Although of comparatively recent date, 20th century military sites are increasingly seen as historic survivals representing a defining episode in the history of warfare and of the century in general; as such they merit careful record and, in some cases, preservation. One of the more significant developments in the evolution of warfare during this period was the emergence of strategic bombing in World War II, and this significance was reflected by the resources invested in defence, both in terms of personnel and the sites on which they served. During the war, the number of people in Anti-aircraft Command reached a peak of 274,900 men, additional to the women soldiers of the ATS who served on gunsites from summer 1941, and the Home Guard who manned many sites later in the war. A national survey of England's Anti-aircraft provision, based on archive sources, has produced a detailed record of how many sites there were, where they were and what they looked like. It is also now known from a survey of aerial photographs how many of these survive. Anti-aircraft gunsites divide into three main types: those for heavy guns (HAA), light guns (LAA) and batteries for firing primitive unguided rockets (so called ZAA sites). In addition to gunsites, decoy targets were employed to deceive enemy bombers, while fighter command played a complementary and significant role. Following the end of World War II, 192 HAA sites were selected for post-war use as the Nucleus Force, which was finally closed in 1955. The HAA sites contained big guns with the function of engaging high flying strategic bombers, hence their location around the south and east coasts, and close to large cities and industrial and military targets. Of all the gunsites, these were the most substantially built. There were three main types: those for static guns (mostly 4.5 and 3.7 inch); those for 3.7 inch mobile guns; and sites accommodating 5.25 inch weapons. These were all distinct in fabric, though they could all occupy the same position at different dates, or simultaneously by accretion. As well as the four or eight gun emplacements, with their holdfast mountings for the guns, components will generally include operational buildings such as a command post, radar structures including the radar platform, on-site magazines for storing reserve ammunition, gun stores and generating huts, usually one of the standard Nissen hut designs. Domestic sites were also a feature of HAA gunsites, with huts, ablutions blocks, offices, stores and amenities drawn from a common pool of approved structures. Sites were often also provided with structures for their close defence; pillboxes are the most common survivals, though earthwork emplacements were also present. The layout of HAA gunsites was distinctive, but changed over time, for example to accommodate the introduction of radar from December 1940, women soldiers from summer 1941, and eight gun layouts from late 1942. Nearly 1,000 gunsites were built during World War II, and less than 200 of these have some remains surviving. However, at only around 60 sites are these remains thought sufficient to provide an understanding of their original form and function. This includes 30 of the 192 examples which continued in use until 1955. Surviving examples are therefore sufficiently rare to suggest that all 60 well preserved examples are of national importance.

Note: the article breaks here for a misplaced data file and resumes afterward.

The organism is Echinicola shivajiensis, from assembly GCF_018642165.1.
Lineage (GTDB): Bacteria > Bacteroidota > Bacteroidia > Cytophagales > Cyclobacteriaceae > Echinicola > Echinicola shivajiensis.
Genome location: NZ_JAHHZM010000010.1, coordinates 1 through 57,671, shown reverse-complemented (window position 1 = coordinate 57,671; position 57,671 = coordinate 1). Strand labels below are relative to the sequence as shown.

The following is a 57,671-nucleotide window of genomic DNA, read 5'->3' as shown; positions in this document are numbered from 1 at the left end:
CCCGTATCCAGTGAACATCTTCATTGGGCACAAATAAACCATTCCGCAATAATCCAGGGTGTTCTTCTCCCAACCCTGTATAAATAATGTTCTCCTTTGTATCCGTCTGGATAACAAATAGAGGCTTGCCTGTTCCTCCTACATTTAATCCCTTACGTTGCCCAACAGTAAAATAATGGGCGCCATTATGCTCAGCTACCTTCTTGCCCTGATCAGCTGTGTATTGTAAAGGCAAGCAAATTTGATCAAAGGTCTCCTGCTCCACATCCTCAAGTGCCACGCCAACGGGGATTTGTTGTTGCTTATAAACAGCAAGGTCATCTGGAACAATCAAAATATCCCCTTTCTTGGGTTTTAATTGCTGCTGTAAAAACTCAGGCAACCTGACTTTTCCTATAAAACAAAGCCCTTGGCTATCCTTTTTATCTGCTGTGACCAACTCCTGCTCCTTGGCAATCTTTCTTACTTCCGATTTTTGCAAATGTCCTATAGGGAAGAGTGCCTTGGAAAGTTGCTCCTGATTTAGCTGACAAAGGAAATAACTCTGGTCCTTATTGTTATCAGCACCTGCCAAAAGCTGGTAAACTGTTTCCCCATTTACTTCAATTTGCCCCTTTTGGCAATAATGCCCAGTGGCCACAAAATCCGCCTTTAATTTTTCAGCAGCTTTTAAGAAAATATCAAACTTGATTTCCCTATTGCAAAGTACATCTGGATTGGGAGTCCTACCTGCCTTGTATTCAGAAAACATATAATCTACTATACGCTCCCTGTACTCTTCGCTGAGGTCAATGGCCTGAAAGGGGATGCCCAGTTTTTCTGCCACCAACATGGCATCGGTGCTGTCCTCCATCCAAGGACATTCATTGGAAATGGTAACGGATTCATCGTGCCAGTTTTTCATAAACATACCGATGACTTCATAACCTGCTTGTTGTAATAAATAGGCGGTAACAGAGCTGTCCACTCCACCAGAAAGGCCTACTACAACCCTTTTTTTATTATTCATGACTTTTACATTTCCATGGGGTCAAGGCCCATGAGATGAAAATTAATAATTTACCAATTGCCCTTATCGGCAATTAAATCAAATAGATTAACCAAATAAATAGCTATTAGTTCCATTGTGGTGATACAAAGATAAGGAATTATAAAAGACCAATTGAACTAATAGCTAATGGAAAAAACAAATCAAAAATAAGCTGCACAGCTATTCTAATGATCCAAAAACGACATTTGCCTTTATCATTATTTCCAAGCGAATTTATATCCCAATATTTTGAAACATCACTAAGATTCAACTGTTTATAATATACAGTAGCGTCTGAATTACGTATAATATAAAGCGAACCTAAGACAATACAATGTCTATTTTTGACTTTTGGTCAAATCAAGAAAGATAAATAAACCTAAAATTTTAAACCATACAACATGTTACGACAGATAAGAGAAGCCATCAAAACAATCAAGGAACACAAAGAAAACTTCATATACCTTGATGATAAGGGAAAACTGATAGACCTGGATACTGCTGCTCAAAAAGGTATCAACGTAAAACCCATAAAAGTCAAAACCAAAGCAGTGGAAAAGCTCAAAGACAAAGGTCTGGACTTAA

The Heavy Anti-aircraft gunsite at Stone Creek is the best preserved example in the East Riding, with nearly a full layout of the station complete with well preserved emplacements, and other features like the command post and magazine. The remains of the domestic camp, although ruined, are an especially rare survival as at most other sites these buildings have been totally cleared.